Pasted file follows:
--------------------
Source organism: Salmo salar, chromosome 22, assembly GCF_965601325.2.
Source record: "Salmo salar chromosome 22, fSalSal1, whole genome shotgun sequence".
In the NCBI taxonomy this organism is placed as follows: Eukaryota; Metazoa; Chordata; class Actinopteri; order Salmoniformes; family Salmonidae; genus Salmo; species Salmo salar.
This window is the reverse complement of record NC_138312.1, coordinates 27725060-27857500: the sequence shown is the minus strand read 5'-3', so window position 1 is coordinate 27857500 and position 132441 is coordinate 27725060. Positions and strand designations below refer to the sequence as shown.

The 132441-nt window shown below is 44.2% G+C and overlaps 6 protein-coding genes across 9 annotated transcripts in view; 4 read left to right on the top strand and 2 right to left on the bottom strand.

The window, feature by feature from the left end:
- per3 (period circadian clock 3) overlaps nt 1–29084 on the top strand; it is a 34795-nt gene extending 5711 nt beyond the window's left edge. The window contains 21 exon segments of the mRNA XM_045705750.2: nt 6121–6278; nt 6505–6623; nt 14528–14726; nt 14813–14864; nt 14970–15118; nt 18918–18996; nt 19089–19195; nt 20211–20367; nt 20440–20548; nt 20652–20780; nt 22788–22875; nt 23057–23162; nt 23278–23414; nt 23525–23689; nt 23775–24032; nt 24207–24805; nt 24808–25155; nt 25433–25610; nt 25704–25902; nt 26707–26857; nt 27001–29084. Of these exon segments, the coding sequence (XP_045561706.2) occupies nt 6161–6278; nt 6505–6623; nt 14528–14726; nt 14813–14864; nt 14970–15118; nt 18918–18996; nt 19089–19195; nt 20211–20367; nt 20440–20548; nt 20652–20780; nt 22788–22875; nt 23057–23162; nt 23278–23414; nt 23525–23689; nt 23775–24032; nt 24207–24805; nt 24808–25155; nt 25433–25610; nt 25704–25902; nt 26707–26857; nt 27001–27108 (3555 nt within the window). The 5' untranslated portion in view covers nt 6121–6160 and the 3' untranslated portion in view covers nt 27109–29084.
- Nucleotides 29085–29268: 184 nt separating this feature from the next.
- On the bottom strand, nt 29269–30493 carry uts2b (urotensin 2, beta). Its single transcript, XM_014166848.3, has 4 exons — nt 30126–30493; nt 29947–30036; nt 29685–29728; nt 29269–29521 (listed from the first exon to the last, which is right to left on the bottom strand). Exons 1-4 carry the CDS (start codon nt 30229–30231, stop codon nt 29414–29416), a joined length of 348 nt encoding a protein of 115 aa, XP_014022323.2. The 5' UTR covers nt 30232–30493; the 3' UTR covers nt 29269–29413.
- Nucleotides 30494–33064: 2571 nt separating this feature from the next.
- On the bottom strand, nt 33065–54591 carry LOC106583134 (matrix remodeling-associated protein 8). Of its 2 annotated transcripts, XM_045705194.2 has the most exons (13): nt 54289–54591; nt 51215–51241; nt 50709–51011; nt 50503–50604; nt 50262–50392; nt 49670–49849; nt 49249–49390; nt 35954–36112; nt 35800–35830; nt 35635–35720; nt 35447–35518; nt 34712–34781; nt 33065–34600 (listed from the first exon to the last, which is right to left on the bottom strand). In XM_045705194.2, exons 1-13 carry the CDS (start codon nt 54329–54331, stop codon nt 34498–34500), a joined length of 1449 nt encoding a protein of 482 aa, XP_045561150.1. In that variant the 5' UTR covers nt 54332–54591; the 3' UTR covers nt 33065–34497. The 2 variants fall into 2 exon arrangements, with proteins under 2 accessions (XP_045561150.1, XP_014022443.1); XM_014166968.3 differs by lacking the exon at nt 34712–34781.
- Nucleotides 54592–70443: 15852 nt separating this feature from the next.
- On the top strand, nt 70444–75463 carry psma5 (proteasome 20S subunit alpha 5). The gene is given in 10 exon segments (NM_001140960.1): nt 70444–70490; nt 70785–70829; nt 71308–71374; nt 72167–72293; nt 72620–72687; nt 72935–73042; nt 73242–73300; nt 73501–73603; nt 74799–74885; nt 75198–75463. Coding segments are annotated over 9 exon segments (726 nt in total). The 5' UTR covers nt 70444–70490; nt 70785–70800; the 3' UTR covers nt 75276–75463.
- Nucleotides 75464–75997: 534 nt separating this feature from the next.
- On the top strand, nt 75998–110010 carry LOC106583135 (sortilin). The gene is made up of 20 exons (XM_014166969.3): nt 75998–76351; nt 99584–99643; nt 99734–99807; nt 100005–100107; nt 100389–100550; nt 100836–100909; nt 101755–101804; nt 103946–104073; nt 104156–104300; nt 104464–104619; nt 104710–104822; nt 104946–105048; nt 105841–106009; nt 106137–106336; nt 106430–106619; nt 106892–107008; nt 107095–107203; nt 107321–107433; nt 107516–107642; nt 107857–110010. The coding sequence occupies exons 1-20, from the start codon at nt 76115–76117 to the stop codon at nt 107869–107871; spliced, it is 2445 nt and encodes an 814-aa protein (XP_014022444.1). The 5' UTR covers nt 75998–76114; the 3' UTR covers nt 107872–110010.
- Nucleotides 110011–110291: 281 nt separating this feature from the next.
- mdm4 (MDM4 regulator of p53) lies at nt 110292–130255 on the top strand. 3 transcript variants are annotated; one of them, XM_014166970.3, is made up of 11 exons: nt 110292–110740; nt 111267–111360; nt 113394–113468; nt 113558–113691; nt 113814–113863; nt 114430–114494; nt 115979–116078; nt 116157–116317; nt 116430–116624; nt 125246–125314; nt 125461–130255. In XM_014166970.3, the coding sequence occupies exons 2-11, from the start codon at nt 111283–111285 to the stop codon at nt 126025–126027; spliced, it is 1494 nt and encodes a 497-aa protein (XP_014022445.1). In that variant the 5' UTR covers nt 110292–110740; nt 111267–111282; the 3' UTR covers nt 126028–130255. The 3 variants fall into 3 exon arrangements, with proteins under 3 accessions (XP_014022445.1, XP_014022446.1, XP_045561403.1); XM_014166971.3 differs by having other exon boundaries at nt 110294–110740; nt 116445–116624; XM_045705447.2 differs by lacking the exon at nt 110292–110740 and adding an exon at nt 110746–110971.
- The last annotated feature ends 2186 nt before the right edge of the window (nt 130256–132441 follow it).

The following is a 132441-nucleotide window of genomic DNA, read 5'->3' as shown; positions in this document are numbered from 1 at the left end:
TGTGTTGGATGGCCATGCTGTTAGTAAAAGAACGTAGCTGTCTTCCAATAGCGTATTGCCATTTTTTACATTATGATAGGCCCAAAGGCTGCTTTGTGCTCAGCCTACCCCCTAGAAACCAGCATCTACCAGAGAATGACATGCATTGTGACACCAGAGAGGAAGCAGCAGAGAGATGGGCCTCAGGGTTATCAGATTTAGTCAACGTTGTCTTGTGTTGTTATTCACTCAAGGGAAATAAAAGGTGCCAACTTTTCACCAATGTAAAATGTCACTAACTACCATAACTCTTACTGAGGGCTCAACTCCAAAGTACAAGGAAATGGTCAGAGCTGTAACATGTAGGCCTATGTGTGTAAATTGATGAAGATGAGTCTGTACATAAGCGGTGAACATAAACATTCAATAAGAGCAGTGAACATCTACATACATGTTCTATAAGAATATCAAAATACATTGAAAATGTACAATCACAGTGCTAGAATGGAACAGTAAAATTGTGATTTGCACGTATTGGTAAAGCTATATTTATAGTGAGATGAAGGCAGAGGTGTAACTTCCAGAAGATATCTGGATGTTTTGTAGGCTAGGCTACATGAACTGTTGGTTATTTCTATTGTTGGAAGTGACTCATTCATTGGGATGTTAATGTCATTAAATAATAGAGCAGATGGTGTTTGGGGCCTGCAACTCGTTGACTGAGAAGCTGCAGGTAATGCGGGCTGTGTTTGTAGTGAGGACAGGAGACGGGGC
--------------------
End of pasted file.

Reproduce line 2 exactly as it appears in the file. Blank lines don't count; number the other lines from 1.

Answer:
Source record: "Salmo salar chromosome 22, fSalSal1, whole genome shotgun sequence".